So I have been teaching students in the library one-shot sessions for close to three years now, but I still get nervous. Preparation for this class began two or three weeks ago, but I still felt like I was scrambling to get ready. Last week I sent a tentative outline with some tentative worksheets to the instructor. He asked if this would include/allow for a "quick tour." Then I looked at his request a bit more closely and saw that he did ask for an introduction to the Library's resources, so a tour made sense, though I wonder if librarians know how to give a "quick tour." We love libraries, so where do we stop?

As with other classes, I asked for a list of student topics. Instead, the instructor gave me access to his Moodle course, which allowed me to go see students' posts within a class forum. This proved to be very useful. With the topics I chose one that allowed me to find a resource on three of our four floors (apparently there are not many books on human genetic engineering in our Special Collection = basement). With call numbers in hand, we went straight to the spot on the shelves where the resources could be found. This emphasized that items with call numbers can be found on all floors of the Library, so researchers to pay attention to the "Library Location" within the catalog.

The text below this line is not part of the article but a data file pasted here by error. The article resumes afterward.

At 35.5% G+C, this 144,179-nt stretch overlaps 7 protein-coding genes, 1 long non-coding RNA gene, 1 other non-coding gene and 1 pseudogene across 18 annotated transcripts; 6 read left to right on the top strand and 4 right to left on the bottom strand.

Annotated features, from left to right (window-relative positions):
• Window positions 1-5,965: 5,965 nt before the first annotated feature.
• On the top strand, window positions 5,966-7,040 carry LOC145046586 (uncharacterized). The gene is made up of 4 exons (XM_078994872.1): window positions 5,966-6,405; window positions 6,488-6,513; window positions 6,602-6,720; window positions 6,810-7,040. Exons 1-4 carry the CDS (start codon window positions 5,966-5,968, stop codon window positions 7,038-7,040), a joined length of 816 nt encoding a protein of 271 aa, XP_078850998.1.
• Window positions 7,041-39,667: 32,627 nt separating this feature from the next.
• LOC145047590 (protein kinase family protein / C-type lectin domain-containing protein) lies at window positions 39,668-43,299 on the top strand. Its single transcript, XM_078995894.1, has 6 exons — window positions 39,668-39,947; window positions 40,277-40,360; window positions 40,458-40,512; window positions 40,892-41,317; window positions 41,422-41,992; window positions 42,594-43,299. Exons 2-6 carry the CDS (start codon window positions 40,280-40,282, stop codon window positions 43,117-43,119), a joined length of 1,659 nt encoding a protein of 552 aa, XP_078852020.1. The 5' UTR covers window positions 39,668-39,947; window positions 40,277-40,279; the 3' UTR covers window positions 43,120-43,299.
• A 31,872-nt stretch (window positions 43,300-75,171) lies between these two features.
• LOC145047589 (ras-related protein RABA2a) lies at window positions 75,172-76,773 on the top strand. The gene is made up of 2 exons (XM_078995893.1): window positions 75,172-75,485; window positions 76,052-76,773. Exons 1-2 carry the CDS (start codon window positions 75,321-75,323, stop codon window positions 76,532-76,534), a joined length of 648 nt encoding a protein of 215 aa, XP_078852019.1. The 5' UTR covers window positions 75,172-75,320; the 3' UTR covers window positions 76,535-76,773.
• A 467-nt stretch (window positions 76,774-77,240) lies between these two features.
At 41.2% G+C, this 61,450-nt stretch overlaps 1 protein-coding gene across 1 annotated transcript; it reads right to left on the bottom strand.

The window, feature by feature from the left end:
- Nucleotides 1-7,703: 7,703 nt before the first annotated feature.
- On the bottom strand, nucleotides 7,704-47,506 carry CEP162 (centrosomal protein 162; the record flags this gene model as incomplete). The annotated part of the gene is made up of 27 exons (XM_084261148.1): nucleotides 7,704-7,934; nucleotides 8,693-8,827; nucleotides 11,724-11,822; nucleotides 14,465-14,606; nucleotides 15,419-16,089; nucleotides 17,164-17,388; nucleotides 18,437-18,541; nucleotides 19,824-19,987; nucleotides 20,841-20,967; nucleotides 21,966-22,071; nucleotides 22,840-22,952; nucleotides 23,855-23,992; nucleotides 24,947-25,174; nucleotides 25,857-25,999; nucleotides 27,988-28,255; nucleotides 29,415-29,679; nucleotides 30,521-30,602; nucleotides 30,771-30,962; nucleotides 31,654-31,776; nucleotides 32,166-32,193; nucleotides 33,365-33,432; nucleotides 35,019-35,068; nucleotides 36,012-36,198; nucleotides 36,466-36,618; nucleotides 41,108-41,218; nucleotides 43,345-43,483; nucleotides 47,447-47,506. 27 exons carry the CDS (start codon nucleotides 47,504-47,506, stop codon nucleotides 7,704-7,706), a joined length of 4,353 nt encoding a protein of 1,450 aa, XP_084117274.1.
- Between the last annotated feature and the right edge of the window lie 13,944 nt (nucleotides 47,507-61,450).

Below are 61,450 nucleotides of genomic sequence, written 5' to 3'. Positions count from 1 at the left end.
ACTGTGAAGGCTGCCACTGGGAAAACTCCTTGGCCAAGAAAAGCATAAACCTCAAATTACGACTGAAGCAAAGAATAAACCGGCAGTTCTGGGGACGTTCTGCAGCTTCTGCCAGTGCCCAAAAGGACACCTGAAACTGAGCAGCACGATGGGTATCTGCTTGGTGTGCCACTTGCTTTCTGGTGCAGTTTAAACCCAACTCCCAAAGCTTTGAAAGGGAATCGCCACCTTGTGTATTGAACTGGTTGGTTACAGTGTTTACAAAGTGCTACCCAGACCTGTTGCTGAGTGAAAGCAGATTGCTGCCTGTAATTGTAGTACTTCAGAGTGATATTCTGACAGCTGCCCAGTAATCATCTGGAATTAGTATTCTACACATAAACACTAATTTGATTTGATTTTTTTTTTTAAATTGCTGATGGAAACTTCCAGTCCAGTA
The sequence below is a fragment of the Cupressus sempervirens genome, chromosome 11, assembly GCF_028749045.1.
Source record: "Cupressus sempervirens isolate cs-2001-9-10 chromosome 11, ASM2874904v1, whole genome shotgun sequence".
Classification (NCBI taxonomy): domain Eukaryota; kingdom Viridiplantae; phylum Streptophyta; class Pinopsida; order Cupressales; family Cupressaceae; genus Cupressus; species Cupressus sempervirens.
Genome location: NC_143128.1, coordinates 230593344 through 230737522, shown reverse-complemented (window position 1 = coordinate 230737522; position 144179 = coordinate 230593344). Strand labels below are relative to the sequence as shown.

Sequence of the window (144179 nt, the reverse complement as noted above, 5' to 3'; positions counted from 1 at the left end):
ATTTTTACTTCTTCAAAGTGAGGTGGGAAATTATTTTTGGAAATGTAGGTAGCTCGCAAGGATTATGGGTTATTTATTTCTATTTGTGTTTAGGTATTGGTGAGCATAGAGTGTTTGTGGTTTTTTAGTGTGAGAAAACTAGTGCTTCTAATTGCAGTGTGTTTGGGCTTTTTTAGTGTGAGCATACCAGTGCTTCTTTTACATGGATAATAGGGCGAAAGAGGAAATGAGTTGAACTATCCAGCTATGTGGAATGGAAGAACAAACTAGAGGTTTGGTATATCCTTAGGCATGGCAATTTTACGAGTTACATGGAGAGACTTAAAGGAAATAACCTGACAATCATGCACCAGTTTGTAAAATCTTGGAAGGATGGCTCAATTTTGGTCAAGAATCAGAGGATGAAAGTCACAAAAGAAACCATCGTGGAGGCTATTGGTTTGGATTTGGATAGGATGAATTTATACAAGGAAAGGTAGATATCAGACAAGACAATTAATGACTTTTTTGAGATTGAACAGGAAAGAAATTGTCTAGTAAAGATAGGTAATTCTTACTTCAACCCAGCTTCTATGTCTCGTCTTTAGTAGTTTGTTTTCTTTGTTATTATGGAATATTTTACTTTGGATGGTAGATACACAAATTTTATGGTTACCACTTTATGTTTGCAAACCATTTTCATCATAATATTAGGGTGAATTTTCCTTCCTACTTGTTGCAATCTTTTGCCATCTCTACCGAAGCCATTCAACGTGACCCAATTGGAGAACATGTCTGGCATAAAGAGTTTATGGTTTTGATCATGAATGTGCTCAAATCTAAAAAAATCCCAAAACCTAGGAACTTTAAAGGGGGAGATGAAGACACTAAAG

Once we found and discussed the book a bit, I had students read previously printed questions, which just happened to be color coded. Students with a blue question read it aloud on the 3rd floor before I answered it. It did tax my memory to remember which floor went with which color; perhaps I should have written it out on my outline, which I did take with me. This livened up the tour a bit, and it even solicited a few extemporaneous questions. Many refer to this as the Cephalonian Method.

Admittedly, the tour was not so quick as I wished it would have been, but the instructor commented that he had never had one of classes take a tour, but he was glad we did it today. He thought that the questions would be used after my spiel, sort of as a review exercise, but he said that this actually worked better having students ask questions. It seems that students become owners of their questions, they get to hear someone else's voice, and they tend to pay a bit more attention.

Ideally, it works even better if you can insert a couple humorous questions, anecdotes, or bits of information on the tour. If you have any examples, please share. My tour spiel could use some improvement. I did not tell them everything I know about the Library, which is always tempting, but students do not remember it all anyway. It's good to emphasize to them to come ask us for help in case they do forget stuff.

During the class we also talked about the research process and looked up materials in our Library catalog, so this seemed to be a good course to follow for an English 101 class. The active-learning, Cephalonian exercise contributed to make the class a bit better.